Are you a CV cliché? Analysis of over a million CVs reveals the top buzzwords seen by UK employers

CV on a table with a pen

Analysis of over 1.1 million UK CVs has revealed the most common CV buzzwords seen by prospective employers. Job search engine Adzuna has scoured through the CVs on its platform to bring to light the UK’s most common job-hunting clichés, revealing the number of CVs in which they appear, and the amount of times the words or phrases have been used in total.

  • ‘Motivated’ is the most cited feature in UK CVs, found in over a quarter (26%) of those analysed.
  • ‘Initiative’ and ‘Social’ also feature heavily, found in 24% and nearly 20% of CVs respectively.
  • Job search engine Adzuna shares top 10 buzzwords in UK CVs and tips for ensuring your own doesn’t become a ‘CV Cliché’ that turns off employers.

Work ethic and a good attitude are clearly important skills to demonstrate for UK job hunters, with ‘motivated’ topping the list as the most used buzzword in UK CVs. ‘Motivated’ features in over a quarter of CVs (26%) analysed, appearing 312,000 times in total.

‘Initiative’ follows closely behind, featuring in 24% – equating to over 256,000 CVs. ‘Social’ also appears in nearly one fifth of all CVs analysed. The word, which could refer to either social-media skills, socialising or other social skills, commonly appears more than once in CVs. The term is used 372,265 times in total, more than any other CV skill.

Less commonly used words include ‘assertive’, found in just 8,171 CVs followed by ‘good sense of humour’ and ‘fun’ featuring in just 19,000 and 23,000 respectively.

a list of the Most overused buzzwords on a CV

Andrew Hunter, co-founder of Adzuna, commented: “Job hunters have a fine balance to strike when it comes to crafting a great CV. Whilst many employers now look for keywords in applications to help refine lists of applicants, it’s important to choose your skill-set and attributes wisely. Moving away from recycled buzzwords like ‘motivated’ and ‘initiative’ could be the very factor that sets your own CV apart from someone else’s.

“When choosing words to describe yourself and your skill-set, consider the kind of skills that are really relevant for the exact industry and job role that you are applying for – that way, the key things your employer is looking for will be covered and you’ll have avoided a lot of the repetitive words that can turn off a prospective employer.”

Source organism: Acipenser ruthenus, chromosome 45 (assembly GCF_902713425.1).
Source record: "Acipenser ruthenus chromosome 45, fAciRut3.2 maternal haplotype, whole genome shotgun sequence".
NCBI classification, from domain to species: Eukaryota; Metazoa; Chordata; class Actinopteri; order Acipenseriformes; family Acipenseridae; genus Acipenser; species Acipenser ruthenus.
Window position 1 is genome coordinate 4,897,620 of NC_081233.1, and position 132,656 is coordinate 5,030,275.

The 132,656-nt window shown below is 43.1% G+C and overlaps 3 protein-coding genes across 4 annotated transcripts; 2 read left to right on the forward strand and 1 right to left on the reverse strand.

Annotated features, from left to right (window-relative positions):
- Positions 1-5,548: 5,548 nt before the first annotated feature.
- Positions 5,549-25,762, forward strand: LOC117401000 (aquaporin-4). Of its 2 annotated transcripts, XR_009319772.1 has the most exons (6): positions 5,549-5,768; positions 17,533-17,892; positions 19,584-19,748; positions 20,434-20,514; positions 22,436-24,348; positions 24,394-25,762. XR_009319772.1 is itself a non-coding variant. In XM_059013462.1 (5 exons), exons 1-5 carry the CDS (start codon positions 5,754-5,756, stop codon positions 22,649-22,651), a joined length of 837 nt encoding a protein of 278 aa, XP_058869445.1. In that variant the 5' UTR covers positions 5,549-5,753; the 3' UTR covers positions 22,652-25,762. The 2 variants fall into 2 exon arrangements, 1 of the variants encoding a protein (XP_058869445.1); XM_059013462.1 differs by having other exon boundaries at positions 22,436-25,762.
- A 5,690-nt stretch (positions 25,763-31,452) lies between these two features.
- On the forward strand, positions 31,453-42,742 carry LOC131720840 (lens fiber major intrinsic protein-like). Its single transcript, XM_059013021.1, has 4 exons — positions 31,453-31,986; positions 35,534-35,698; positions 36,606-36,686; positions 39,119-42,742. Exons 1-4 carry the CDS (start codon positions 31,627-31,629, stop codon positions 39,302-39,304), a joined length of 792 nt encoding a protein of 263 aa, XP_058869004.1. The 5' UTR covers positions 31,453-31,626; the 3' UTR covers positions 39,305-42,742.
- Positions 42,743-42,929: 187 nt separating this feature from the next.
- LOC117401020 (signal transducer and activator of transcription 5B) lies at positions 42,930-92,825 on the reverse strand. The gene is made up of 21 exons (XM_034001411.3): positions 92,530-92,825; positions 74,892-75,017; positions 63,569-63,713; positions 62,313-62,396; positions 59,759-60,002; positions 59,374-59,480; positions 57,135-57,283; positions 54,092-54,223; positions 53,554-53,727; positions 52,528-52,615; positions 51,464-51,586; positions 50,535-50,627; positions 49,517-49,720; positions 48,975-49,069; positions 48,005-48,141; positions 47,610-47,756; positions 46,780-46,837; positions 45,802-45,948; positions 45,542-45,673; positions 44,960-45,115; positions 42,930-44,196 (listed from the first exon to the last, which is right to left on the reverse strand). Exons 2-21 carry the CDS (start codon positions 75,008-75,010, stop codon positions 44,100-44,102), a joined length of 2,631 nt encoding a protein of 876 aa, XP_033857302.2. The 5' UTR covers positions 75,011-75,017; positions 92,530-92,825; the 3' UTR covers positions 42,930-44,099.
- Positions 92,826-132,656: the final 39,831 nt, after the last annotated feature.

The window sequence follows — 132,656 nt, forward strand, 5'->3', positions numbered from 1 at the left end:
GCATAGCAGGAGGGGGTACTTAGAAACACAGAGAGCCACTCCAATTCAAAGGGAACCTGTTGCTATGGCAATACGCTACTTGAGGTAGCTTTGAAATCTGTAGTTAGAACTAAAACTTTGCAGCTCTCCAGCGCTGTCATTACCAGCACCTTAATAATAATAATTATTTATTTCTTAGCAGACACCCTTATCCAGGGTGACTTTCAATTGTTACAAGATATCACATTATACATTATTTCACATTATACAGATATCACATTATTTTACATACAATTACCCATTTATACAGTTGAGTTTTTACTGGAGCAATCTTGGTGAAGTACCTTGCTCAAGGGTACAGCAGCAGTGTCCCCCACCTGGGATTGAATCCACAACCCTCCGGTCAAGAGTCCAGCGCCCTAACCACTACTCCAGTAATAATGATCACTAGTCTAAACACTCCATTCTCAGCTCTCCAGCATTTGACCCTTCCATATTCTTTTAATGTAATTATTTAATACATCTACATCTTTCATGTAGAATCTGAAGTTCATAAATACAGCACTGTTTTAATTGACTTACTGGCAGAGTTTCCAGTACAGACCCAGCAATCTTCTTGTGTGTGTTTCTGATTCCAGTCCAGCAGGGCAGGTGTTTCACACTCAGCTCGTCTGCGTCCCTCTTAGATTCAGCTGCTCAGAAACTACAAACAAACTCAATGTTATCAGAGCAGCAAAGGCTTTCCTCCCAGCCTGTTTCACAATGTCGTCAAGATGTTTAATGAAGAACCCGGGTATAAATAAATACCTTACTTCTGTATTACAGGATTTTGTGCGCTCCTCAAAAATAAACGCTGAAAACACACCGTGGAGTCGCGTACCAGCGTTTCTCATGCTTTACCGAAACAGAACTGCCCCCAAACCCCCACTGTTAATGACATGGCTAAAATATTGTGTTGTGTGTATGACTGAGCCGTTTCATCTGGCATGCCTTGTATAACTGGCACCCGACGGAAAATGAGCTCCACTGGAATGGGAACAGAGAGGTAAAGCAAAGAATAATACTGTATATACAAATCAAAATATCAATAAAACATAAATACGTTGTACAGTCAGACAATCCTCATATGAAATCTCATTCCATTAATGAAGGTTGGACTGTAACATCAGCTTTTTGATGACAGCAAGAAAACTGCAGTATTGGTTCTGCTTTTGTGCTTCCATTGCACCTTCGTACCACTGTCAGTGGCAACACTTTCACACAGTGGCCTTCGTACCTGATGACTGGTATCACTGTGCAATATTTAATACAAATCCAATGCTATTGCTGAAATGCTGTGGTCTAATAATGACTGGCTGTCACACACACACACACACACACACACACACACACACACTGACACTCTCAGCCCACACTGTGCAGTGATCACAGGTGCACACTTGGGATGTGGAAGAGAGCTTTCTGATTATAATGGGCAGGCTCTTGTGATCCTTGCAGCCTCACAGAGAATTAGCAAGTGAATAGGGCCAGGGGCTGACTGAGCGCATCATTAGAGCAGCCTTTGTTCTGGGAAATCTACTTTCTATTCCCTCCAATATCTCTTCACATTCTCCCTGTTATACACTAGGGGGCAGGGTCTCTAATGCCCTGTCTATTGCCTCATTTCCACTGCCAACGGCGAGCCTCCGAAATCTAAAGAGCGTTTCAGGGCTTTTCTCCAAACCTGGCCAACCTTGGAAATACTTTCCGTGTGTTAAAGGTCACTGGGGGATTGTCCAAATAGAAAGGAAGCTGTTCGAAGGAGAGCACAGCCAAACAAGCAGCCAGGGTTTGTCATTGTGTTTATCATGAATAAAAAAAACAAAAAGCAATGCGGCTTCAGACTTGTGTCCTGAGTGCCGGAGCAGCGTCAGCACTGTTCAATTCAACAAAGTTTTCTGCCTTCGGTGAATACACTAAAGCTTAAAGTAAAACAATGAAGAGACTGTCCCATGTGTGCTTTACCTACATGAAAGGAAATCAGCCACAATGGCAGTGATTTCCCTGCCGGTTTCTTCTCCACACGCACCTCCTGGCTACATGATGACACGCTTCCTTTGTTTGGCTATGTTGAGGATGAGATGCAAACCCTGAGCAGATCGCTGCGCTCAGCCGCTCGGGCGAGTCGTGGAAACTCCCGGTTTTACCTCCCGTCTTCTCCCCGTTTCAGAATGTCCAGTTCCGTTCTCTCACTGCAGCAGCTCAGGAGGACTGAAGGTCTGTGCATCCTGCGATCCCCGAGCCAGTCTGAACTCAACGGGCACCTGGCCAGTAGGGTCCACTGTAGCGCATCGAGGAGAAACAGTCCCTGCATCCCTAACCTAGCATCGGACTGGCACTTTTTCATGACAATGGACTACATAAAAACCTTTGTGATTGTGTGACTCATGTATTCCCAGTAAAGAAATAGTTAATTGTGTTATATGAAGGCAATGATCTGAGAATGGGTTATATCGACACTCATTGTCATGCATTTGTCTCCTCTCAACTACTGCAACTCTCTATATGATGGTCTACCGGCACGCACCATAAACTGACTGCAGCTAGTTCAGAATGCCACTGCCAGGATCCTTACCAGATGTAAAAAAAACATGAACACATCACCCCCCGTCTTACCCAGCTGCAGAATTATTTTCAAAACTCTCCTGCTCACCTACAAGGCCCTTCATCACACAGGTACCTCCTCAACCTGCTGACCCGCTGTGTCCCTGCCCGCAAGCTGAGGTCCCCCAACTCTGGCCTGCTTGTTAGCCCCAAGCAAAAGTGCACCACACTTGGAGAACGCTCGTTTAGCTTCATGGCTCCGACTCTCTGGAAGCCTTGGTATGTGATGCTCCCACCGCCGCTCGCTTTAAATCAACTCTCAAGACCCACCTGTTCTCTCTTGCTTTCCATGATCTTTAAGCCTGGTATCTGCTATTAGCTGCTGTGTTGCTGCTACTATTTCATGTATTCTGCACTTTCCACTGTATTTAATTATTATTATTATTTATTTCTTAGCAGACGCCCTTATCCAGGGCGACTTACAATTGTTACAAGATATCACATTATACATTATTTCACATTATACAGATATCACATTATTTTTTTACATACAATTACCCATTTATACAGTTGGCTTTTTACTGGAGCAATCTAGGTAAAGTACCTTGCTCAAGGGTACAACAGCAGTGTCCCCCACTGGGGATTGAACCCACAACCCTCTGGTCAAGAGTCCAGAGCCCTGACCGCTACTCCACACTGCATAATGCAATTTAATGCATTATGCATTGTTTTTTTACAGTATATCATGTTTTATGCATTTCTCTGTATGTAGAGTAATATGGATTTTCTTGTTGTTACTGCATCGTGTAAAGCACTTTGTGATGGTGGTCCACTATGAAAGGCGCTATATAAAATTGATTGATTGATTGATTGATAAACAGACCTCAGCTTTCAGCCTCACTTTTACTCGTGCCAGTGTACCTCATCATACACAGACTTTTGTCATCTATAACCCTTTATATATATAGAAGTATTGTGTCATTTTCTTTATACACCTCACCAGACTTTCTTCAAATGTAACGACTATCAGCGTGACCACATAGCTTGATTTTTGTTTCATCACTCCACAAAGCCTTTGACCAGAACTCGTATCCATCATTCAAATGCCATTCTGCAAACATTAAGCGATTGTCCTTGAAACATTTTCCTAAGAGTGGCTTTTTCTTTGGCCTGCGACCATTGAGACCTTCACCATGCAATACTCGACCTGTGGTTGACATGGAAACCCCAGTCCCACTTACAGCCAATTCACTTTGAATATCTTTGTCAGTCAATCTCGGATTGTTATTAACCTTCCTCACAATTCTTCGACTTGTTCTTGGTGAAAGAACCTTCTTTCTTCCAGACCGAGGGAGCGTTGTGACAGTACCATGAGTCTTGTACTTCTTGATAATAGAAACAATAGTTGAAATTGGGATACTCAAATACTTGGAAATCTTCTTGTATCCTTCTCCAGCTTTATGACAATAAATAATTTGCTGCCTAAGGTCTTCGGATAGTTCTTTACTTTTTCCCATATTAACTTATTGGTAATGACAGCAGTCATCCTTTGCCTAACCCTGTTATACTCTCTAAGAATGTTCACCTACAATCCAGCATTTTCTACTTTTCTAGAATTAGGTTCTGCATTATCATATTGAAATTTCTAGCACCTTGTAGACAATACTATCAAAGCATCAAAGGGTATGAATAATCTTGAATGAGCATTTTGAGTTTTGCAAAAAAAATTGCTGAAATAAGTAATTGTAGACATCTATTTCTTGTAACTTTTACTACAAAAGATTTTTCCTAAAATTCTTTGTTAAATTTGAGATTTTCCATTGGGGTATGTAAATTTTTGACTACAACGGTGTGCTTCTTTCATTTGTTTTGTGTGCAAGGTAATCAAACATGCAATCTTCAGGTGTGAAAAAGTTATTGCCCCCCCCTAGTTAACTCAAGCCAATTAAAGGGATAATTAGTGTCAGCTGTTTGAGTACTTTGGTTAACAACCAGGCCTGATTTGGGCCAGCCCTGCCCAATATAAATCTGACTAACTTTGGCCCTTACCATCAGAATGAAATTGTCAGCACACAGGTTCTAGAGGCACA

Andrew Hunter’s top tips for crafting a great CV include:

1. Customise your CV for every role you apply for
It may seem time consuming, but ensuring your CV is tailored to every company and every role that you apply for is important as prospective employers need to be assured that you haven’t sent the same CV to 100 other companies. To do this, you need to demonstrate that you are a good match for a company and role. Study the job advert or specification, and tailor your own experience to the request. If you don’t necessarily have the experience, focus on transferable skills to provide evidence that you have the qualities they are looking for.

2. Be ruthless – ditch irrelevant information
Potential employers usually have a finite amount of time to read CVs, so don’t include any experience that isn’t relevant. For example, if a position you held five years ago was completely irrelevant to the role you’re applying for today, don’t waste valuable space talking about responsibilities and duties you had that do nothing to improve your application (but do leave the dates in there so you don’t have unexplained absences).

3. Include hobbies and interests that suit the role you’re applying for
‘Social’ is one of the most commonly used words on CVs according to our data, so there’s clearly an increasing onus on demonstrating that your social life and personality are a good fit for the role and the company culture. For example, if you are applying for a role as a sales person, you may wish to include hobbies that demonstrate your competitive, outgoing nature – this is the time to mention a team sport you excel at, or your active participation in the university debating team (rather than use valuable space telling them that you quite enjoy reading).

4. Include a profile summary
This is a few sentences or bullet points (up to 200 words), right at the top of the first page, illustrating the unique selling points that make you a perfect match for the role. Ensuring you update this for every role ticks the ‘customised CV’ box. Clearly outline the kind of role you are applying for and why, try to include the top three most relevant skills briefly in this section and expand further down in the CV.

5. Proof, proof and proof again (then ask a friend)
Errors, typos and spelling mistakes are a massive turn off for employers and provide an easy excuse to reject your application (and speed up their shortlisting process). Print off your CV and proof your work slowly and meticulously. Then, once you’ve done that, ask a friend or family member to proof it for you.

To learn more about how to improve your CV, visit the Adzuna website